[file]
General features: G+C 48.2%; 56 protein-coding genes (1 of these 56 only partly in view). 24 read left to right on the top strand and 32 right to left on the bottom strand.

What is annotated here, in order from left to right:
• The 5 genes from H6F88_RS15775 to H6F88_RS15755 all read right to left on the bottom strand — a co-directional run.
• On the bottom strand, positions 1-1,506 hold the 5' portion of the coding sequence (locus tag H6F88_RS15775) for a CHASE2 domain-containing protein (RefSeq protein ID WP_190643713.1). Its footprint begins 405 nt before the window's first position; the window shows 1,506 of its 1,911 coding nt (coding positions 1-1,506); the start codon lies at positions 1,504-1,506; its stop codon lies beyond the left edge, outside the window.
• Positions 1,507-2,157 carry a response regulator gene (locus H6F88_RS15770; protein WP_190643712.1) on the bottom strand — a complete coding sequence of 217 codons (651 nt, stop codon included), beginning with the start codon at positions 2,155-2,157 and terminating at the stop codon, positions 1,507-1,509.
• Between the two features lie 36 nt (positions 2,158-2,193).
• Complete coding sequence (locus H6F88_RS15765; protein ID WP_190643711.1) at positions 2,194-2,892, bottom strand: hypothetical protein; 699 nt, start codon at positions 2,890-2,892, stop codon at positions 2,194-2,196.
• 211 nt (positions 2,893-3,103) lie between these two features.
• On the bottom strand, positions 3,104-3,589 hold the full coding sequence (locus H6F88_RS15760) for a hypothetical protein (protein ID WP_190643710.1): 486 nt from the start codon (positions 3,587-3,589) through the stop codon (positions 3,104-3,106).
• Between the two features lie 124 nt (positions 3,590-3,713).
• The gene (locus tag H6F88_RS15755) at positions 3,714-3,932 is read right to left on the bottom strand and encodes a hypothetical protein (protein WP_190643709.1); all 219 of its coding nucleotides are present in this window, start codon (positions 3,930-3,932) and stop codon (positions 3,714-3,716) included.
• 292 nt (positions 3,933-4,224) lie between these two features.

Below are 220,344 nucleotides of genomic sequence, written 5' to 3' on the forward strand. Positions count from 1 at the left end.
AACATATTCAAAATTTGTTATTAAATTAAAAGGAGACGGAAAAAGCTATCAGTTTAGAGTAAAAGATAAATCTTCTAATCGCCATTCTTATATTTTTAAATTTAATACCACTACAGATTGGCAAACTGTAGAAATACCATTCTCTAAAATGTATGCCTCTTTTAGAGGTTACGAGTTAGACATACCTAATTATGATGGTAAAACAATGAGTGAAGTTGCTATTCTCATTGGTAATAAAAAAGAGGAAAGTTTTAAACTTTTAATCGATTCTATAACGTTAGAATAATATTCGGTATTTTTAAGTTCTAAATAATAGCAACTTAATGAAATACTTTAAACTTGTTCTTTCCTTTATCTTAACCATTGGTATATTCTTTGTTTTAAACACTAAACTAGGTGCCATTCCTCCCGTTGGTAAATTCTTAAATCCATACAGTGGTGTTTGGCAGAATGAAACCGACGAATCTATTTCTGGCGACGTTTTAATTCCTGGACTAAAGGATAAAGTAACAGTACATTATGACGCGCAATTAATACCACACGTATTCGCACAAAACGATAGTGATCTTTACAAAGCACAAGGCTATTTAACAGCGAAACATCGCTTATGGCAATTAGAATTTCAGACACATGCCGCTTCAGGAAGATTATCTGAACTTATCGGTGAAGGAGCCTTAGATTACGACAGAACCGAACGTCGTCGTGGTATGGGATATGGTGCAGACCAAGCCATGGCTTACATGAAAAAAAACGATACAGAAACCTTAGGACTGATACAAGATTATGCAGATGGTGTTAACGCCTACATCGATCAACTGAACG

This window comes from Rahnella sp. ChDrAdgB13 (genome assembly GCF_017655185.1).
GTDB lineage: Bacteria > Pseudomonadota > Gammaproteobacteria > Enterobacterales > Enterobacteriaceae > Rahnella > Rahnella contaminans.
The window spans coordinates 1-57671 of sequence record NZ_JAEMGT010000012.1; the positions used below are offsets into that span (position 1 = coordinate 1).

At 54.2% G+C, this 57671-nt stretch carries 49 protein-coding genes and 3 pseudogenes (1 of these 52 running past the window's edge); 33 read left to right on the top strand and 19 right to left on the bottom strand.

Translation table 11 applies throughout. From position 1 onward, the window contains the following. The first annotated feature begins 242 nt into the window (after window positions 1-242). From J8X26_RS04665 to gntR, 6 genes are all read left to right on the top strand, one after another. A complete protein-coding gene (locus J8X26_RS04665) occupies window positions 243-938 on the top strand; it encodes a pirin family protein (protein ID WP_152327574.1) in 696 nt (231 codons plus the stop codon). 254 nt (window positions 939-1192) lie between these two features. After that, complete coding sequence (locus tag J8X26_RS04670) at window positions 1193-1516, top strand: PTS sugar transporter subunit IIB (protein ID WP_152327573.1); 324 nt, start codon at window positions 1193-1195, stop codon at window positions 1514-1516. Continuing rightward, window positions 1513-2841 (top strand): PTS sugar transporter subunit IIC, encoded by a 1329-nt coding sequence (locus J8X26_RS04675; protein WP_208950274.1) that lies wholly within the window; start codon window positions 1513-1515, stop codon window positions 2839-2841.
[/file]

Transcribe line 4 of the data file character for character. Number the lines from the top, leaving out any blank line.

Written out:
• On the bottom strand, positions 1-1,506 hold the 5' portion of the coding sequence (locus tag H6F88_RS15775) for a CHASE2 domain-containing protein (RefSeq protein ID WP_190643713.1). Its footprint begins 405 nt before the window's first position; the window shows 1,506 of its 1,911 coding nt (coding positions 1-1,506); the start codon lies at positions 1,504-1,506; its stop codon lies beyond the left edge, outside the window.